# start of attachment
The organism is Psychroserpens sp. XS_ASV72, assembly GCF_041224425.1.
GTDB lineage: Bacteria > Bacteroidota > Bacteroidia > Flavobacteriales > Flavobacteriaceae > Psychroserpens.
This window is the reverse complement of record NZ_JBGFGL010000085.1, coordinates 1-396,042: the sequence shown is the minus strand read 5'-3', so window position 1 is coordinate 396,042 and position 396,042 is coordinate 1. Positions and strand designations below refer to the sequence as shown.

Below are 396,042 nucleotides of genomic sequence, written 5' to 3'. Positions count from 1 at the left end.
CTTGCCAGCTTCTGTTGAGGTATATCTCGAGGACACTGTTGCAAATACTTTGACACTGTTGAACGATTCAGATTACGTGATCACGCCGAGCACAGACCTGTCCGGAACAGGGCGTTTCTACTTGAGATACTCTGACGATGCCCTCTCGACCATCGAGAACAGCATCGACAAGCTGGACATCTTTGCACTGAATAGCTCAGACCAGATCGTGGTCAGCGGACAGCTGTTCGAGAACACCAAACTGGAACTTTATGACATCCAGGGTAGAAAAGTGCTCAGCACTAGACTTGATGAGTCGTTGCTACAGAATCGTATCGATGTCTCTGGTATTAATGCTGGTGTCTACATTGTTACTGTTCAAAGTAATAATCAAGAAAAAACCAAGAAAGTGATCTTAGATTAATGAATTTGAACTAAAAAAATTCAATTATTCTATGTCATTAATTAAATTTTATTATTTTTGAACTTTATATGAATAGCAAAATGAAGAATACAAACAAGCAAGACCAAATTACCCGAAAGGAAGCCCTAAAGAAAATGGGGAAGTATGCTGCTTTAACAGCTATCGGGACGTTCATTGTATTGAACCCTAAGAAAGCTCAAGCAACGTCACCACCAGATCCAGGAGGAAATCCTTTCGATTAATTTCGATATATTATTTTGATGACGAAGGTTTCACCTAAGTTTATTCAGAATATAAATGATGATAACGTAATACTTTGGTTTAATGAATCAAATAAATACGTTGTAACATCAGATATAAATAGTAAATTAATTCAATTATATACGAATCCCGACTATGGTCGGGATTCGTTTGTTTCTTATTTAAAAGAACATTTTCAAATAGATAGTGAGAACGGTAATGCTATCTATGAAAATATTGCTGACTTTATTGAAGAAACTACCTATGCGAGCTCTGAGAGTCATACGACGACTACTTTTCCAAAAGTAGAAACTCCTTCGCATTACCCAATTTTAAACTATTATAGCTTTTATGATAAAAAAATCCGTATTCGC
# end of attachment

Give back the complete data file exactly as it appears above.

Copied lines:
The organism is Psychroserpens sp. XS_ASV72, assembly GCF_041224425.1.
GTDB lineage: Bacteria > Bacteroidota > Bacteroidia > Flavobacteriales > Flavobacteriaceae > Psychroserpens.
This window is the reverse complement of record NZ_JBGFGL010000085.1, coordinates 1-396,042: the sequence shown is the minus strand read 5'-3', so window position 1 is coordinate 396,042 and position 396,042 is coordinate 1. Positions and strand designations below refer to the sequence as shown.

Below are 396,042 nucleotides of genomic sequence, written 5' to 3'. Positions count from 1 at the left end.
CTTGCCAGCTTCTGTTGAGGTATATCTCGAGGACACTGTTGCAAATACTTTGACACTGTTGAACGATTCAGATTACGTGATCACGCCGAGCACAGACCTGTCCGGAACAGGGCGTTTCTACTTGAGATACTCTGACGATGCCCTCTCGACCATCGAGAACAGCATCGACAAGCTGGACATCTTTGCACTGAATAGCTCAGACCAGATCGTGGTCAGCGGACAGCTGTTCGAGAACACCAAACTGGAACTTTATGACATCCAGGGTAGAAAAGTGCTCAGCACTAGACTTGATGAGTCGTTGCTACAGAATCGTATCGATGTCTCTGGTATTAATGCTGGTGTCTACATTGTTACTGTTCAAAGTAATAATCAAGAAAAAACCAAGAAAGTGATCTTAGATTAATGAATTTGAACTAAAAAAATTCAATTATTCTATGTCATTAATTAAATTTTATTATTTTTGAACTTTATATGAATAGCAAAATGAAGAATACAAACAAGCAAGACCAAATTACCCGAAAGGAAGCCCTAAAGAAAATGGGGAAGTATGCTGCTTTAACAGCTATCGGGACGTTCATTGTATTGAACCCTAAGAAAGCTCAAGCAACGTCACCACCAGATCCAGGAGGAAATCCTTTCGATTAATTTCGATATATTATTTTGATGACGAAGGTTTCACCTAAGTTTATTCAGAATATAAATGATGATAACGTAATACTTTGGTTTAATGAATCAAATAAATACGTTGTAACATCAGATATAAATAGTAAATTAATTCAATTATATACGAATCCCGACTATGGTCGGGATTCGTTTGTTTCTTATTTAAAAGAACATTTTCAAATAGATAGTGAGAACGGTAATGCTATCTATGAAAATATTGCTGACTTTATTGAAGAAACTACCTATGCGAGCTCTGAGAGTCATACGACGACTACTTTTCCAAAAGTAGAAACTCCTTCGCATTACCCAATTTTAAACTATTATAGCTTTTATGATAAAAAAATCCGTATTCGC